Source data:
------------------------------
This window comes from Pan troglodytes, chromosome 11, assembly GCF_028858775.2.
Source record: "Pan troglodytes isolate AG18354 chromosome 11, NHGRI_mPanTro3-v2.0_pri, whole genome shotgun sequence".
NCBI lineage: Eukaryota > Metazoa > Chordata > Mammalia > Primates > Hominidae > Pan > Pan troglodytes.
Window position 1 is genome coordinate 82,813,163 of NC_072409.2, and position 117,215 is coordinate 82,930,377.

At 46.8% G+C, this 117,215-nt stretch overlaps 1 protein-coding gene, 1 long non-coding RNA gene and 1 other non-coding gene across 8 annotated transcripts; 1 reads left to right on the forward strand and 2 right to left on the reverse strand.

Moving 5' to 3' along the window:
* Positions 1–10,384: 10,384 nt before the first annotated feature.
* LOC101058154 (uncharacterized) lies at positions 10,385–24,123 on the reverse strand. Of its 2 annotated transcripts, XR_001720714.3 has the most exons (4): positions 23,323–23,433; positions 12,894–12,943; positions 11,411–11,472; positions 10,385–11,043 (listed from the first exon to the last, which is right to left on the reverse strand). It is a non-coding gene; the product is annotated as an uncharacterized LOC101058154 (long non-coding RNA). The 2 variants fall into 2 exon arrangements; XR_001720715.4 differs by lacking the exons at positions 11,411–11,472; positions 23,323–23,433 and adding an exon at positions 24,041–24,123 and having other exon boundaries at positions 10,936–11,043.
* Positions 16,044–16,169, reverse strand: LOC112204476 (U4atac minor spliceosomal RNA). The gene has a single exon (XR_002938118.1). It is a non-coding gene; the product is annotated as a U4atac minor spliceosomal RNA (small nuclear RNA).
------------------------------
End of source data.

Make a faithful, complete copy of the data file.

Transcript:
This window comes from Pan troglodytes, chromosome 11, assembly GCF_028858775.2.
Source record: "Pan troglodytes isolate AG18354 chromosome 11, NHGRI_mPanTro3-v2.0_pri, whole genome shotgun sequence".
NCBI lineage: Eukaryota > Metazoa > Chordata > Mammalia > Primates > Hominidae > Pan > Pan troglodytes.
Window position 1 is genome coordinate 82,813,163 of NC_072409.2, and position 117,215 is coordinate 82,930,377.

At 46.8% G+C, this 117,215-nt stretch overlaps 1 protein-coding gene, 1 long non-coding RNA gene and 1 other non-coding gene across 8 annotated transcripts; 1 reads left to right on the forward strand and 2 right to left on the reverse strand.

Moving 5' to 3' along the window:
* Positions 1–10,384: 10,384 nt before the first annotated feature.
* LOC101058154 (uncharacterized) lies at positions 10,385–24,123 on the reverse strand. Of its 2 annotated transcripts, XR_001720714.3 has the most exons (4): positions 23,323–23,433; positions 12,894–12,943; positions 11,411–11,472; positions 10,385–11,043 (listed from the first exon to the last, which is right to left on the reverse strand). It is a non-coding gene; the product is annotated as an uncharacterized LOC101058154 (long non-coding RNA). The 2 variants fall into 2 exon arrangements; XR_001720715.4 differs by lacking the exons at positions 11,411–11,472; positions 23,323–23,433 and adding an exon at positions 24,041–24,123 and having other exon boundaries at positions 10,936–11,043.
* Positions 16,044–16,169, reverse strand: LOC112204476 (U4atac minor spliceosomal RNA). The gene has a single exon (XR_002938118.1). It is a non-coding gene; the product is annotated as a U4atac minor spliceosomal RNA (small nuclear RNA).